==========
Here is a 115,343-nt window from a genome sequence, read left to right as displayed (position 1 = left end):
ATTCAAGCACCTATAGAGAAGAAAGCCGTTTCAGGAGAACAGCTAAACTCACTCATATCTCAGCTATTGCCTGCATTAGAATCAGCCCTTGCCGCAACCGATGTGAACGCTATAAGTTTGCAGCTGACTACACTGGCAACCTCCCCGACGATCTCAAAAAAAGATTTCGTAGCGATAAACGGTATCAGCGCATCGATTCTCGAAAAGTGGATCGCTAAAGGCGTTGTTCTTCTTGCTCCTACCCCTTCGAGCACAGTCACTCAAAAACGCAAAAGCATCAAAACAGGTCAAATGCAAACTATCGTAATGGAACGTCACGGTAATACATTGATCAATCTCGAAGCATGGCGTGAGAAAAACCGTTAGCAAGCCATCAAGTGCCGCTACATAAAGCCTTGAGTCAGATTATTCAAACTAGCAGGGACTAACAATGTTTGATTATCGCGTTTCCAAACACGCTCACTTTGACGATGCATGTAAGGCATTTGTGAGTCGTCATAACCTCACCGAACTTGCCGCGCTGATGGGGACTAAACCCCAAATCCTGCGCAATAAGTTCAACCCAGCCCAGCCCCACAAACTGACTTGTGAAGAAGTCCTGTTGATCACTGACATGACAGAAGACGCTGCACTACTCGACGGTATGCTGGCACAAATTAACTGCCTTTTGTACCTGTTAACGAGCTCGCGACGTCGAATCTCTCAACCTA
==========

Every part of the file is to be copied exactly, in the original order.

Here is a 115,343-nt window from a genome sequence, read left to right as displayed (position 1 = left end):
ATTCAAGCACCTATAGAGAAGAAAGCCGTTTCAGGAGAACAGCTAAACTCACTCATATCTCAGCTATTGCCTGCATTAGAATCAGCCCTTGCCGCAACCGATGTGAACGCTATAAGTTTGCAGCTGACTACACTGGCAACCTCCCCGACGATCTCAAAAAAAGATTTCGTAGCGATAAACGGTATCAGCGCATCGATTCTCGAAAAGTGGATCGCTAAAGGCGTTGTTCTTCTTGCTCCTACCCCTTCGAGCACAGTCACTCAAAAACGCAAAAGCATCAAAACAGGTCAAATGCAAACTATCGTAATGGAACGTCACGGTAATACATTGATCAATCTCGAAGCATGGCGTGAGAAAAACCGTTAGCAAGCCATCAAGTGCCGCTACATAAAGCCTTGAGTCAGATTATTCAAACTAGCAGGGACTAACAATGTTTGATTATCGCGTTTCCAAACACGCTCACTTTGACGATGCATGTAAGGCATTTGTGAGTCGTCATAACCTCACCGAACTTGCCGCGCTGATGGGGACTAAACCCCAAATCCTGCGCAATAAGTTCAACCCAGCCCAGCCCCACAAACTGACTTGTGAAGAAGTCCTGTTGATCACTGACATGACAGAAGACGCTGCACTACTCGACGGTATGCTGGCACAAATTAACTGCCTTTTGTACCTGTTAACGAGCTCGCGACGTCGAATCTCTCAACCTA